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A Farewell to Winter

a slightly overdressed William Allen McRae, 1870-1943 (photo courtesy of Florida Memory)

Below is a timely reminder at the edge of winter from Florida Commissioner of Agriculture W.A. McRae, waxing more promotional than agricultural (his son, as it happens, later served as Chief Justice of the U.S District Court for the Middle District of Florida, appointed to the bench by President Kennedy):

When the North is wrapt in snow and ice, the ground frozen rough and jagged, the howling winds sweep across the plains and pour through the crevices of the house with a shivering moan, when stock must be housed and fed to keep them from freezing and clothes of an oppressive weight must be worn to keep warm, it is pleasant to dwell where summer-weight clothes suffice and the tepid sea waves invite the pleasant ablution.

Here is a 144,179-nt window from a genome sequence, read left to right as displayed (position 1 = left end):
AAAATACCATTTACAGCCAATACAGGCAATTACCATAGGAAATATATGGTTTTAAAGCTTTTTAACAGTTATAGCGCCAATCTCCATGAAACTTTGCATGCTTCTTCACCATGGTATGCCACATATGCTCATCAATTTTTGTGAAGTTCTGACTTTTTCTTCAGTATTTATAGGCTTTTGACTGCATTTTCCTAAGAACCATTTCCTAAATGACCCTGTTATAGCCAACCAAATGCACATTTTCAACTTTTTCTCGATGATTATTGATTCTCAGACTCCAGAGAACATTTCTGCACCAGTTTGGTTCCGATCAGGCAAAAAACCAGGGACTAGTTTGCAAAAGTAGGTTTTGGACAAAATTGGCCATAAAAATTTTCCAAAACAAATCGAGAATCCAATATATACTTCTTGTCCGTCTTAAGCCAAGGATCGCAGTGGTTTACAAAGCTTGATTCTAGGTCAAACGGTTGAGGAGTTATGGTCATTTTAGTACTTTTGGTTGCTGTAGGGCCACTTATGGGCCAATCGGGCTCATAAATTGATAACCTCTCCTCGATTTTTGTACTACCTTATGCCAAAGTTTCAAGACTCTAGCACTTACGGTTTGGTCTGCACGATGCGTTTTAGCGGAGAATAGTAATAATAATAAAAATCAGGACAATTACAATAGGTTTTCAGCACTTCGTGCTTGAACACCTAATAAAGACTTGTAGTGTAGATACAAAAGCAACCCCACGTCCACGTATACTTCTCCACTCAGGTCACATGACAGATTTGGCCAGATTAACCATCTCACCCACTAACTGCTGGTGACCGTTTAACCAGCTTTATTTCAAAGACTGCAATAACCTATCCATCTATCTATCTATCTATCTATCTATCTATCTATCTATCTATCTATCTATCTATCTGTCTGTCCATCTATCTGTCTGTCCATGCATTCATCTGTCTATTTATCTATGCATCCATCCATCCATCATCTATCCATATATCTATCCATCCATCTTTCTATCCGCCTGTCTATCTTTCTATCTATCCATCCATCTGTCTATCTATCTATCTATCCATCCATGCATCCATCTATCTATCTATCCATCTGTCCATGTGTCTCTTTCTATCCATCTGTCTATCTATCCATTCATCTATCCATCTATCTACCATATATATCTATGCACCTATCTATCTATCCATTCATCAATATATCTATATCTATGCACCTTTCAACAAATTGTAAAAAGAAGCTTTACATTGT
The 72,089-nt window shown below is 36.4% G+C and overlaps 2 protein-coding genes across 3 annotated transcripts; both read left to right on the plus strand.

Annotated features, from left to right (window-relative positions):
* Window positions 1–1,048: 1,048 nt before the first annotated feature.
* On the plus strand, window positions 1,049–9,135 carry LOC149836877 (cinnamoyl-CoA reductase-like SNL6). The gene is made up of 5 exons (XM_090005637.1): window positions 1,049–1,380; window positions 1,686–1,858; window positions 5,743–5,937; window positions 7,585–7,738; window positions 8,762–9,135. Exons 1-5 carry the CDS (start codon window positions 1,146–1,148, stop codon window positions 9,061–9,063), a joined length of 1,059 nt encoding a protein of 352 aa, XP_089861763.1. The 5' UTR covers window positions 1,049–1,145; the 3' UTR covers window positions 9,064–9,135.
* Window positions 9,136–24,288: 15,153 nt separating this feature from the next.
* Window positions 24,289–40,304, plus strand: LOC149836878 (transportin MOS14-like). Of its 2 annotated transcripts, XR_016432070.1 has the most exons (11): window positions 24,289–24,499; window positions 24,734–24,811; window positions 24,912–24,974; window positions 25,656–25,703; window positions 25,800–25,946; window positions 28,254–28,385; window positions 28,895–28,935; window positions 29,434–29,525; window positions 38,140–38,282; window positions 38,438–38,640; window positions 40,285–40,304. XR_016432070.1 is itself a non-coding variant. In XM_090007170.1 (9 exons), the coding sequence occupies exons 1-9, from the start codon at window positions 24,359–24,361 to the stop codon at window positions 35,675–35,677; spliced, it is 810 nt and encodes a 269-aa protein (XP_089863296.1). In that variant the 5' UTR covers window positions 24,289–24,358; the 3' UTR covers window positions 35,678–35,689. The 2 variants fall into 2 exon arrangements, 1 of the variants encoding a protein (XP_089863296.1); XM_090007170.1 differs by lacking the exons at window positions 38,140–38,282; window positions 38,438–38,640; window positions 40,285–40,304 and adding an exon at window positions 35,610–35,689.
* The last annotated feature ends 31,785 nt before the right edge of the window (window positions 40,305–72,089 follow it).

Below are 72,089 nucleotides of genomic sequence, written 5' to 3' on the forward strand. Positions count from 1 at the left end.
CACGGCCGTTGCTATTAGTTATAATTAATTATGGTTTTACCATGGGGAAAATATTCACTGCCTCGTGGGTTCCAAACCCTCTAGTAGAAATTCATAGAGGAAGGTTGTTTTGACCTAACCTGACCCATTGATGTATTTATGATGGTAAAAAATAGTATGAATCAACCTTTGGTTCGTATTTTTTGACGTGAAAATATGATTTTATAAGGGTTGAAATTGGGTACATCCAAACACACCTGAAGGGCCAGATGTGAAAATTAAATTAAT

When food in the North must be bacon, dried and canned fruits and vegetables, it is pleasant to have fresh fruit from the tree. When in the North trees are bare and vegetation has left no trace behind of its presence or intention of return, it is pleasant to recline in a hammock beneath live oak, palm and pine draped as a bride on nuptial day and drink in the beauties of tropical verdure, while fanned by balmy breezes from the bosom of the Gulf Stream.

c. 1921

Sho’ nuff. It’s been pretty mild in a lot of northern climes this year but let’s face it — they ain’t going to the beach in Delaware yet and if they do, I dare ’em to get in the water. So change out those light sweaters and shorts for t-shirts and swim trunks, ’cause spring’s a-springin’ baby, and there’s nothing the snowbirds can do about it except go home. I can already feel the roads de-congesting and my sinuses re-congesting!

Au revoir wintertime, we hardly knew ye.

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